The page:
21

Bob B 10.13.08 at 1:12 pm

“Anyway, Bob B, aren’t you getting your offensive ethnic stereotypes muddled up?”

Just look at the evidence as reported by the BBC:

“The men at the top of Scotland’s two big banks are to go, after the government announced a £37bn bail-out. . . “
http://news.bbc.co.uk/1/hi/scotland/7666647.stm

22

ajay 10.13.08 at 1:28 pm

Yes, I see that, Bob. And your point is?

23

Bob B 10.13.08 at 1:42 pm

“Yes, I see that, Bob. And your point is?”

Let’s consult the oracle:

“There is no doubt about the Englishman’s inbred conviction that those who live to the south of him are his inferiors; even our foreign policy is governed by it to some extent.”
http://www.george-orwell.org/North_And_South/0.html

Whatever Orwell concluded, there can be little doubt now that in Britain, banking practices have been the more unstable the further north the head offices of banks are located. Recent events have destroyed the myth that the Scots have some special talent for banking.

As for ethnic stereotyping, presumably the United Nations and the London Times are also in on the plot to denigrate Scotland. Try this:

“A UNITED Nations report has labelled Scotland the most violent country in the developed world, with people three times more likely to be assaulted than in America. England and Wales recorded the second highest number of violent assaults while Northern Ireland recorded the fewest.”
http://www.timesonline.co.uk/article/0,,2-1786945,00.html

24

Bob B 10.13.08 at 1:58 pm

Of course, by reports in the Scottish press, there’s a straight forward explanation for these features of life in Scotland:

“THE rate of alcohol-related deaths in Scotland is rising – and is more than double the rate for the UK as a whole, figures out yesterday showed. Figures from the Office for National Statistics (ONS) revealed that in 2006, there were 13.4 deaths per 100,000 people linked to alcohol in the UK – up from 12.9 the previous year.”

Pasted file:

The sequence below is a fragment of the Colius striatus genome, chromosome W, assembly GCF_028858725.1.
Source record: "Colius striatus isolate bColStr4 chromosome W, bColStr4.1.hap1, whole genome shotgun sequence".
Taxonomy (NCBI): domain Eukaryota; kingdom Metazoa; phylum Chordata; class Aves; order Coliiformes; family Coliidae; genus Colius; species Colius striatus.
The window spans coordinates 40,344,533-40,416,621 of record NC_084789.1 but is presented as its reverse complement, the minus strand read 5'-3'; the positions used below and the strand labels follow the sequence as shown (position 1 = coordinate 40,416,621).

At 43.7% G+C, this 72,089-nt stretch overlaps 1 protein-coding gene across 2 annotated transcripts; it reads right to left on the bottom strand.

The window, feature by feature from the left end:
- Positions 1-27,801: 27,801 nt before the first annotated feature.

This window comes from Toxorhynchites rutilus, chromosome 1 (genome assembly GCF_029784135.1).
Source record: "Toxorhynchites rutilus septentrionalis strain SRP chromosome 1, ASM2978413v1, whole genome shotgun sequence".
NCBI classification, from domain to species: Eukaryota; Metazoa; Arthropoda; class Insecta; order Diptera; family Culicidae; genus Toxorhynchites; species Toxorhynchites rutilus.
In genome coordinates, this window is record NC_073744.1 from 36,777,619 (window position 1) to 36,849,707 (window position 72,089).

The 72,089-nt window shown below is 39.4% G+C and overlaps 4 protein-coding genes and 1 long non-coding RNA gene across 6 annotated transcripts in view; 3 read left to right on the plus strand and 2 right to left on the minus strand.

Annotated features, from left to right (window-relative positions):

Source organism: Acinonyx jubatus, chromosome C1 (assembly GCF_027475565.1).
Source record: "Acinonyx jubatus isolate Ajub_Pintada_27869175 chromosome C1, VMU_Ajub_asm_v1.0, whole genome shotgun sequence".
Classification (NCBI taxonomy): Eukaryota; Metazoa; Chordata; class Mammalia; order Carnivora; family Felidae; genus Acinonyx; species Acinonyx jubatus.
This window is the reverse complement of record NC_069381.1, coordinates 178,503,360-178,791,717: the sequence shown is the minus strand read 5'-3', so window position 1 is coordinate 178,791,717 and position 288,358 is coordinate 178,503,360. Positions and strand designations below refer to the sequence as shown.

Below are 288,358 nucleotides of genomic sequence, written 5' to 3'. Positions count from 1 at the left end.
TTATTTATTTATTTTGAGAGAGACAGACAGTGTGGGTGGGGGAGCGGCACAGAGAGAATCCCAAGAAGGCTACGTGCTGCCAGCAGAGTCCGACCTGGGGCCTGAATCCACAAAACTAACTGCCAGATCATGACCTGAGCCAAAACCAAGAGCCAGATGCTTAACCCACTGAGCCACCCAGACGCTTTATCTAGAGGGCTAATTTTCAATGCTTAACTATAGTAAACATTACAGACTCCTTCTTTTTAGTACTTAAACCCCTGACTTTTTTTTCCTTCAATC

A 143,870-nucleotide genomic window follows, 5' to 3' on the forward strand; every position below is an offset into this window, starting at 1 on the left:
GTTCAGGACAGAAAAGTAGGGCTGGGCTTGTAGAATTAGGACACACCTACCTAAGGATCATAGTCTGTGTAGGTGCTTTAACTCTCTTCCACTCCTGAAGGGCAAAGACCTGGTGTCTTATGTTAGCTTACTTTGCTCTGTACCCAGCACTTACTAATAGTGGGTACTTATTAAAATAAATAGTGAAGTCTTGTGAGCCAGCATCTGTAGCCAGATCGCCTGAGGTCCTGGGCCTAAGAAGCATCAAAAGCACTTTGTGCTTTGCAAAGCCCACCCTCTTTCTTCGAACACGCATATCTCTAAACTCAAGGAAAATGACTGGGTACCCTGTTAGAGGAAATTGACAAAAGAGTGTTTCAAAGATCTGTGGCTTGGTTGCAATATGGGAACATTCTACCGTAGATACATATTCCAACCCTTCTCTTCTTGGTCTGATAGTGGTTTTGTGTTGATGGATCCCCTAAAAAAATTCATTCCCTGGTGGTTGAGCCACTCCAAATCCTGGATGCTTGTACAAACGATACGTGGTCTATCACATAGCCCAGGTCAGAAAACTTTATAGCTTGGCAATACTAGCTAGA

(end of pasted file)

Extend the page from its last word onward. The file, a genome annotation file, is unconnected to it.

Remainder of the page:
http://thescotsman.scotsman.com/health/Scots-alcohol-death-rate-twice.3714009.jp

25

michael e sullivan 10.13.08 at 2:31 pm

Who would have ever thought Ronald Reagan would kill capitalism?

In principle? V.I.Lenin.

My hippie profs at Simon’s rock created a curriculum in which every student was required to read _Imperialism, the Highest Stage of Capitalism_ (alongside _The Wealth of Nations_ and _On Liberty_ to be sure, but you can nonetheless imagine how this rankled our few young reaganites). Lenin was insightful enough about what happens in a capitalist economy and state structure (incentives align so that moneyed interests ultimately take over the state). The problem with Lenin was not his analysis of capitalism, but that he failed to realize (or didn’t really care) that a communist revolution doesn’t solve the problem. It merely exchanges one group of power mongers for another while dramatically reducing the incentives for the resulting power mongers to act in ways that enrich anyone but themselves on their way up.

But in his prediction that capitalism in the presence of any state would ultimately sow the seeds of fascism absent constant vigilance, he was not far off.

26

MarkUp 10.13.08 at 3:35 pm

”The Scots are just supposed to be …

…there’s a straight forward explanation for these features of life in Scotland:”

Are we talking he Scots as a nation or as a ‘unique’ species/race [tha, I am one, and fwiw my fists are presently relaxed]. The straight forward explanation can readily be tracked to immigration rise, and as pointed out the Decider[s] were not Scotsfolk. Of course one can also track the [negative] liberalization of banking there to the fall of spoken Gaelic and eaten haggis.

27

lemuel pitkin 10.13.08 at 3:40 pm

I’ve been arguing for an increase in the public sector (revenue and expenditure) share of national income for decades.